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October 22, 2014


kony 2012

ice bucket challenge

Slacktivism (‘slacker activism’) is a sometimes pejorative term that describes ‘feel-good’ measures, in support of an issue or social cause, that have little or no practical effect other than to make the person doing it take satisfaction from having contributed. The underlying assumption being promoted by the term is that these low cost efforts substitute for more substantive actions rather than supplementing them, although this assumption has not been borne out by research.

Proponents argue that slacktivism plays a significant role in repressive and authoritarian regimes. Journalist Courtney C. Radsch argues that low level engagement was an important form of activism for Arab youth during the Arab Spring because it was an outlet for free speech and sparked mainstream media coverage. She contends that when a hashtag becomes ‘a trending topic [it] helps generate media attention, even as it helps organize information. The power of social media to help shape the international news agenda is one of the ways in which they subvert state authority and power.’

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October 21, 2014


ribbon magnet

jedi mind trick

Handwaving is a pejorative label applied to the action of displaying the appearance of doing something, when actually doing little, or nothing. It is often used in working situations where results are expected, but no work is actually accomplished. Handwaving can be an idiomatic term, and it can also be a literal descriptive term for the use of excessive body language gestures that may be perceived as lacking productivity in communication or other effort. If the opponent in a debate uses the term, it is meant as a shorthand way to accuse the proponent of having committed an informal fallacy. In this sense, it is also as if a participant is waving their hands as to discourage an insect that is flying around their head, so are they waving away questions. The superlative expressions for the term, such as ‘vigorous handwaving’ or ‘furious handwaving,’ are used to imply that the handwaver lacks confidence in the information being conveyed, and cannot actually convey the essence or core of his argument.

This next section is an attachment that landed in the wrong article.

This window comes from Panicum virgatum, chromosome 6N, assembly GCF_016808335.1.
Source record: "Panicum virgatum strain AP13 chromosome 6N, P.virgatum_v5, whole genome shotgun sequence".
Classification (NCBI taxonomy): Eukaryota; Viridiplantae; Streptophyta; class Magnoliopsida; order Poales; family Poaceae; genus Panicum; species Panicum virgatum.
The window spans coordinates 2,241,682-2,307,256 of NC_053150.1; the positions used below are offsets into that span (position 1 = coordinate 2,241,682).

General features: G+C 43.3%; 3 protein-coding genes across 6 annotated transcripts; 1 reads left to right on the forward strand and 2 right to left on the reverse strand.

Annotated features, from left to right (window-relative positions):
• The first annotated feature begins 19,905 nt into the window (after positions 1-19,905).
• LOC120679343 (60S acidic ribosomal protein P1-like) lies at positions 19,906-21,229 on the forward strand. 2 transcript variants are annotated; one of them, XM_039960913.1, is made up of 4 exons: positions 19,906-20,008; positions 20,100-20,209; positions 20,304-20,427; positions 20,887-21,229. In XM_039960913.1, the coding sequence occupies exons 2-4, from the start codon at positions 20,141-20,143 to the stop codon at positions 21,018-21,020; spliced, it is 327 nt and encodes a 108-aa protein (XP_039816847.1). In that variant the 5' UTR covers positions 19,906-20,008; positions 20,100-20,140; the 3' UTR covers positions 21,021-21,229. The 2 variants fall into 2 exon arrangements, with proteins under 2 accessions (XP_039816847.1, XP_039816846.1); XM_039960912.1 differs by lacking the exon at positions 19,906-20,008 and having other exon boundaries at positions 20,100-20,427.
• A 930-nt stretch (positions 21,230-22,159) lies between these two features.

Handwaving arguments often include order-of-magnitude estimates and dimensional analysis. Competent well-intentioned researchers and professors rely on handwaving when, given a limited time, a large result must be shown and minor technical details cannot be given much attention. ‘Back-of-the-envelope’ calculations are approximate ways to get an answer by over-simplification and are compatible with handwaving. By extension, handwaving is used in speculative fiction criticism to refer to a plot device (e.g., a scientific discovery, a political development, or rules governing the behavior of a fictional creature) that is left unexplained or sloppily explained because it is convenient to the story, with the implication that the writer is aware of the logical weakness but hopes the reader will not notice or will suspend disbelief. The fictional material ‘handwavium’ is sometimes referred to in situations where the solution requires access to a substance that is physically impossible to create as it defies physics but is convenient to solving a problem in the story.

October 20, 2014




In engineering, fiction, and thought experiments, unobtainium [uhn-uhb-tey-nee-uhm] is any fictional, extremely rare, costly, or impossible material, or (less commonly) device needed to fulfill a given design for a given application. The properties of any particular unobtainium depend on the intended use. For example, a pulley made of unobtainium might be massless and frictionless; however, if used in a nuclear rocket, unobtainium would be light, strong at high temperatures, and resistant to radiation damage. The concept of unobtainium is often applied flippantly or humorously.

Since the late 1950s, aerospace engineers have used the term when referring to unusual or costly materials, or when theoretically considering a material perfect for their needs in all respects, except that it does not exist. By the 1990s, the term was in wide use, even in formal engineering papers such as ‘Towards unobtainium [new composite materials for space applications].’ The word may well have been coined in the aerospace industry to refer to materials capable of withstanding the extreme temperatures expected in reentry. Aerospace engineers are frequently tempted to design aircraft which require parts with strength or resilience beyond that of currently available materials.